the African Monitor in 2008, linking youth unemployment and an increase in crime.37
Perversely, there are numerous vacancies in the economy for skilled positions. This is
testimony of the failure of our education and skills development systems to provide
meaningful opportunities to our burgeoning youth.
Deep structural flaws, going beyond 1994, constrain our model of economic
development. The economy is not generating sufficient jobs for youth, women, unskilled
and African people. Unemployment is closely linked to a lack of skills and education.
Unless the root causes of youth unemployment are urgently addressed, we are
reproducing a bleak generation with little hope in the future; a ticking time bomb.
Poverty and inequality
While 13 million people have now been included in the safety net of social grants, poverty
remains a deep and daunting challenge.
About 40% of households still live below a poverty line estimated by the Treasury to be
about R480 per person per month. Poverty is closely linked to the structural problems of
unemployment and the lack of skills; unemployment affects poor households most severely.38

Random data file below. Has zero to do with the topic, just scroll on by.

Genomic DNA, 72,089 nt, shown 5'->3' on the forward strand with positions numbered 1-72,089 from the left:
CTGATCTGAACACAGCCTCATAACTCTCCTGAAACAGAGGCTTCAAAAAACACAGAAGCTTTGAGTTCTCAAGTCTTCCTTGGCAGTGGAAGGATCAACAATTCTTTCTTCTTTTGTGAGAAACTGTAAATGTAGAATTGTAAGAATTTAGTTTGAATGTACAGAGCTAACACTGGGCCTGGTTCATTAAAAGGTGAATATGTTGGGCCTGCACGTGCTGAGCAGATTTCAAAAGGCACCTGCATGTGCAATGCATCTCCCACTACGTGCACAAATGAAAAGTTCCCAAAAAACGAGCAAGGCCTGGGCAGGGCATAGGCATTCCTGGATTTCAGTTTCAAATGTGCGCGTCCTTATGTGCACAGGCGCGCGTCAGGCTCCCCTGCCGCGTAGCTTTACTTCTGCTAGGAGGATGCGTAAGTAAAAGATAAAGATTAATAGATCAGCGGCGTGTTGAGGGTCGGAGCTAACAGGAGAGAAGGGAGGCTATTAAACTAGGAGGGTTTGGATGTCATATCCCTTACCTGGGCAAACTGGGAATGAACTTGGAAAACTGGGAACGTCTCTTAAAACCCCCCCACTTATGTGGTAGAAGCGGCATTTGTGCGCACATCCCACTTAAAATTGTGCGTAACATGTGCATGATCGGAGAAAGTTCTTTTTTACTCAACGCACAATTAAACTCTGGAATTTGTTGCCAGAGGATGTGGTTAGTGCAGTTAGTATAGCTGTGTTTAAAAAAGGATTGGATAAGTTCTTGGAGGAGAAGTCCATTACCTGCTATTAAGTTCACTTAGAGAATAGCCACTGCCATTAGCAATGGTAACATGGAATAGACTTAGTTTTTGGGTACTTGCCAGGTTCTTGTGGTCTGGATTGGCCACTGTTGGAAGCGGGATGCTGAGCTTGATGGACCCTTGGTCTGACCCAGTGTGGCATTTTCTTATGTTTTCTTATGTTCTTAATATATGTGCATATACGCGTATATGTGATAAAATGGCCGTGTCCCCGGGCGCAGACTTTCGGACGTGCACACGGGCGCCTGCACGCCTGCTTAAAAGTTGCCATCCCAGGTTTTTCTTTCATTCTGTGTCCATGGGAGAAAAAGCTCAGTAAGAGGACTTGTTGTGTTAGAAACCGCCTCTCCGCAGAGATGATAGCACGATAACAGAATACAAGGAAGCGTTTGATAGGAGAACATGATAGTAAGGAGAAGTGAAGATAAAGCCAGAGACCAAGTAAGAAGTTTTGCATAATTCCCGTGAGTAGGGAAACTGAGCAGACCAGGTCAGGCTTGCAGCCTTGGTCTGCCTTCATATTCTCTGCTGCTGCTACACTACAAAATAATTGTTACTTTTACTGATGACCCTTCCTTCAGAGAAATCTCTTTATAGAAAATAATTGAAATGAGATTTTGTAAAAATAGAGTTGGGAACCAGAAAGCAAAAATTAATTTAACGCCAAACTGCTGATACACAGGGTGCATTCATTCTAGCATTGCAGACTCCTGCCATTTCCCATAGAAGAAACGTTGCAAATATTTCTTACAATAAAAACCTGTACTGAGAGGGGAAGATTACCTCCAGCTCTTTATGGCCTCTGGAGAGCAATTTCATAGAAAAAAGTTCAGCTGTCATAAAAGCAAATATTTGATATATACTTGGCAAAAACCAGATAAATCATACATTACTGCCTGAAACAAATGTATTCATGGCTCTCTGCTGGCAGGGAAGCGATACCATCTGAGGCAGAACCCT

Hunger remains a common denominator among poor people in South Africa. Testimonies
from the African Monitor's 2008 Poverty Hearings consistently highlight that poor people
still struggle with hunger and lack of nutrition. This affects their health and educational
prospects, as well as reducing their chances of finding jobs.
Inequality has increased among African people and apartheid racial patterns have remained
roughly the same. The rapid growth of the black middle class has meant that inequality,
as measured by the Gini co-efficient, has risen among black people, from 0.55 in 1994 to 0.59 in 2008. Inequality between white and black people has remained roughly the
same, increasing slightly from 0.67 in 1994 to 0.68 in 2008.39
Although poor people are better off due to targeted spending on the poorest two fifths of